Customer Service | Help | FAQ | PEP-Easy | Report a Data Error | About
Tip: To share an article on social media…

PEP-Web Tip of the Day

If you find an article or content on PEP-Web interesting, you can share it with others using the Social Media Button at the bottom of every page.

For the complete list of tips, see PEP-Web Tips on the PEP-Web support page.

Hoge, H. (2008). Dreams within Dreams; Books within Books: Embedded Frames of Illusion in Psychoanalysis. Psychoanal. Dial., 18(1):1-26.

(2008). Psychoanalytic Dialogues, 18(1):1-26

Dreams within Dreams; Books within Books: Embedded Frames of Illusion in Psychoanalysis Related Papers

Hilary Hoge, M.D.

Embedded levels of illusion, common in the arts, are also frequently encountered in psychoanalytic work. Classical psychoanalysts, comparing nested frames of illusion to Prince Hamlet's play within a play, concluded that the function of the inner frame is to protect and disguise deeper truths. In this paper, I contrast this classical paradigm with more modern approaches, especially those drawing on the Winnicottian school. Through two case examples, I illustrate how a patient's opening an embedded frame of illusion (in one case a dream within a dream, in the other a book within a book) may represent a spontaneous gesture, which when adequately met by the analyst may facilitate working through a treatment impasse. In each of my case examples, the opening of the inner frame could be understood not only as protecting a deeper truth but also as the creation of a transitional, potential space in which paradox could be tolerated and play begin. After reviewing classical and Winnicottian approaches, I turn to a third interpretation of the use of the inner frame: when it functions as a mirror, a paradoxical situation is created in which inner and outer frames are blurred, so that what is experienced as most illusionary may simultaneously be experienced as most real. In this way the most private aspects of the self may be brought into the therapeutic field. In addition to my case examples, brief examples from the art of painting help to clarify these ideas.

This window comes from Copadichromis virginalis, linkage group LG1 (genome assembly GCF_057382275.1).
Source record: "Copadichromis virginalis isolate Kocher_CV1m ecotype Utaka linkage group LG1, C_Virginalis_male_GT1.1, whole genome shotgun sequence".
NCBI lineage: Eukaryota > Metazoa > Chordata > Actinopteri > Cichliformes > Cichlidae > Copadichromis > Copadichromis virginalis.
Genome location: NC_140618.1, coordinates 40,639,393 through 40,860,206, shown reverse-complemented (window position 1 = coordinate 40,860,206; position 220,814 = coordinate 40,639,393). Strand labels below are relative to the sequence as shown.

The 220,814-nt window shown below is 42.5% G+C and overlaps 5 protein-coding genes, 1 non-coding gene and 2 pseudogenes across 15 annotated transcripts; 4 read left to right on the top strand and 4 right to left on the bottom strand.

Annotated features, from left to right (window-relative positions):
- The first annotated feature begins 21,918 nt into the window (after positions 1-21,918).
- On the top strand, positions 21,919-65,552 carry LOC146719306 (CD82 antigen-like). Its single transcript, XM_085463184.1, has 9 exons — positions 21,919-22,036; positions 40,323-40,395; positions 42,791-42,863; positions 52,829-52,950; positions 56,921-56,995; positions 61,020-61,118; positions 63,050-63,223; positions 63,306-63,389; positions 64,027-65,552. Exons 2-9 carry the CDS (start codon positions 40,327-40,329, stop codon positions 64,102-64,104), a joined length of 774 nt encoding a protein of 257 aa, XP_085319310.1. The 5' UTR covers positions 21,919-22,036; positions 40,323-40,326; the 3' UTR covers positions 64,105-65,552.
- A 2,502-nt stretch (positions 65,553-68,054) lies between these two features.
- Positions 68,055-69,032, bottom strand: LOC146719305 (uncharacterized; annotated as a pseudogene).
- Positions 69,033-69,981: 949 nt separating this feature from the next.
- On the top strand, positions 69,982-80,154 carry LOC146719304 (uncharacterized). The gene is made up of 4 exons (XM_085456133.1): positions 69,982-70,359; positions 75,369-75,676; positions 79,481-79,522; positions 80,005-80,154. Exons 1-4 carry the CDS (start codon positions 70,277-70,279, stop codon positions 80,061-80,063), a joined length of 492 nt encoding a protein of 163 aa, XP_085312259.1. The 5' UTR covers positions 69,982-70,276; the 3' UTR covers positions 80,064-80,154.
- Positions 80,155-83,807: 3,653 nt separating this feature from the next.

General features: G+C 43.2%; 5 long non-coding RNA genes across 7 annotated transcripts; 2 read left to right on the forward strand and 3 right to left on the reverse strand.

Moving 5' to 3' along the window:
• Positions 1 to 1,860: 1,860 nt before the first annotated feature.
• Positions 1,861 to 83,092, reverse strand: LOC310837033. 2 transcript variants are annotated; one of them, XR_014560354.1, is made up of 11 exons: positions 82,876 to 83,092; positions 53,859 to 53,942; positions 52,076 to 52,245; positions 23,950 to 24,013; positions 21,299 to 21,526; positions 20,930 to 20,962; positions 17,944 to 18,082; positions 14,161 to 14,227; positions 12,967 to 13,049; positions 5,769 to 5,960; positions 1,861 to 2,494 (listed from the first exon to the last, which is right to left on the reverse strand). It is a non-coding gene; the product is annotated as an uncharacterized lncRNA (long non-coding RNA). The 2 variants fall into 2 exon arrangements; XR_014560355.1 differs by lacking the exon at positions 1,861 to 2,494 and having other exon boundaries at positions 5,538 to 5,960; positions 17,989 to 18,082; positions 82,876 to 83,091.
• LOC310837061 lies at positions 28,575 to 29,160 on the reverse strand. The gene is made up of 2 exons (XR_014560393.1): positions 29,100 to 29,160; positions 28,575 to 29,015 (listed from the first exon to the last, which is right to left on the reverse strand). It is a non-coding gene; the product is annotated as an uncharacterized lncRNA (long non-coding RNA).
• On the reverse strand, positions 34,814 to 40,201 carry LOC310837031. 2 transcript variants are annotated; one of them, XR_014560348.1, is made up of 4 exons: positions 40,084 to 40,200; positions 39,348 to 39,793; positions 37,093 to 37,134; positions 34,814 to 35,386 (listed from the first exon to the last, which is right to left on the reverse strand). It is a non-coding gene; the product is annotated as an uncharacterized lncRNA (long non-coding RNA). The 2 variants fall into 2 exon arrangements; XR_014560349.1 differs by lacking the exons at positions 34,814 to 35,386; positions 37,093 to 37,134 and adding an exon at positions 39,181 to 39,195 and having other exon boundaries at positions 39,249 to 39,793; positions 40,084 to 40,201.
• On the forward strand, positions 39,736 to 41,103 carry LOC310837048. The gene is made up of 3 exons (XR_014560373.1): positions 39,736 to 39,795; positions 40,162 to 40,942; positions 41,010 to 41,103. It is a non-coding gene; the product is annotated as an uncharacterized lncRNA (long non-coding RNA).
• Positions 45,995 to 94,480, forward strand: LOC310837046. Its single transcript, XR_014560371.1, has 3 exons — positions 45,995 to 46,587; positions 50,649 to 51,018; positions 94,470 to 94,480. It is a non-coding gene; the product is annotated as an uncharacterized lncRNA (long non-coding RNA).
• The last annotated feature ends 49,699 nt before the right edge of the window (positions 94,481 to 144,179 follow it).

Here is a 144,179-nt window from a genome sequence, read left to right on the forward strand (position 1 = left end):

[This is a summary or excerpt from the full text of the book or article. The full text of the document is available to subscribers.]

Copyright © 2021, Psychoanalytic Electronic Publishing, ISSN 2472-6982 Customer Service | Help | FAQ | Download PEP Bibliography | Report a Data Error | About

WARNING! This text is printed for personal use. It is copyright to the journal in which it originally appeared. It is illegal to redistribute it in any form.